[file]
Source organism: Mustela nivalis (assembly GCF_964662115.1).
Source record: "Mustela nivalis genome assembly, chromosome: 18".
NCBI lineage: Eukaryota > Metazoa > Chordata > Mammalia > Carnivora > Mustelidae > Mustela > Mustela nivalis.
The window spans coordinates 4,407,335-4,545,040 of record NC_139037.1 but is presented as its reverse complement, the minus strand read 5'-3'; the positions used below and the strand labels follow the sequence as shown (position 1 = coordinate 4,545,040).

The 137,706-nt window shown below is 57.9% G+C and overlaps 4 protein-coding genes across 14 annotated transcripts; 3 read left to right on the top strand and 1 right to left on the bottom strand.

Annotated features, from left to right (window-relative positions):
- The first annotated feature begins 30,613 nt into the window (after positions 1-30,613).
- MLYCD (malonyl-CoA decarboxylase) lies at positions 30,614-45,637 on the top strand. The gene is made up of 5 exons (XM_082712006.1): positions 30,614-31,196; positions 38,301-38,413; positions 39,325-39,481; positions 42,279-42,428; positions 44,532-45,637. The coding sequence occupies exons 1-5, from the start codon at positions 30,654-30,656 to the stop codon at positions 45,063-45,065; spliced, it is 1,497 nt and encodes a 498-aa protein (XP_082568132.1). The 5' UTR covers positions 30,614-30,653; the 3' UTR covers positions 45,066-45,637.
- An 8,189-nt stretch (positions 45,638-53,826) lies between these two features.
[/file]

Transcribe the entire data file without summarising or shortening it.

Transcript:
Source organism: Mustela nivalis (assembly GCF_964662115.1).
Source record: "Mustela nivalis genome assembly, chromosome: 18".
NCBI lineage: Eukaryota > Metazoa > Chordata > Mammalia > Carnivora > Mustelidae > Mustela > Mustela nivalis.
The window spans coordinates 4,407,335-4,545,040 of record NC_139037.1 but is presented as its reverse complement, the minus strand read 5'-3'; the positions used below and the strand labels follow the sequence as shown (position 1 = coordinate 4,545,040).

The 137,706-nt window shown below is 57.9% G+C and overlaps 4 protein-coding genes across 14 annotated transcripts; 3 read left to right on the top strand and 1 right to left on the bottom strand.

Annotated features, from left to right (window-relative positions):
- The first annotated feature begins 30,613 nt into the window (after positions 1-30,613).
- MLYCD (malonyl-CoA decarboxylase) lies at positions 30,614-45,637 on the top strand. The gene is made up of 5 exons (XM_082712006.1): positions 30,614-31,196; positions 38,301-38,413; positions 39,325-39,481; positions 42,279-42,428; positions 44,532-45,637. The coding sequence occupies exons 1-5, from the start codon at positions 30,654-30,656 to the stop codon at positions 45,063-45,065; spliced, it is 1,497 nt and encodes a 498-aa protein (XP_082568132.1). The 5' UTR covers positions 30,614-30,653; the 3' UTR covers positions 45,066-45,637.
- An 8,189-nt stretch (positions 45,638-53,826) lies between these two features.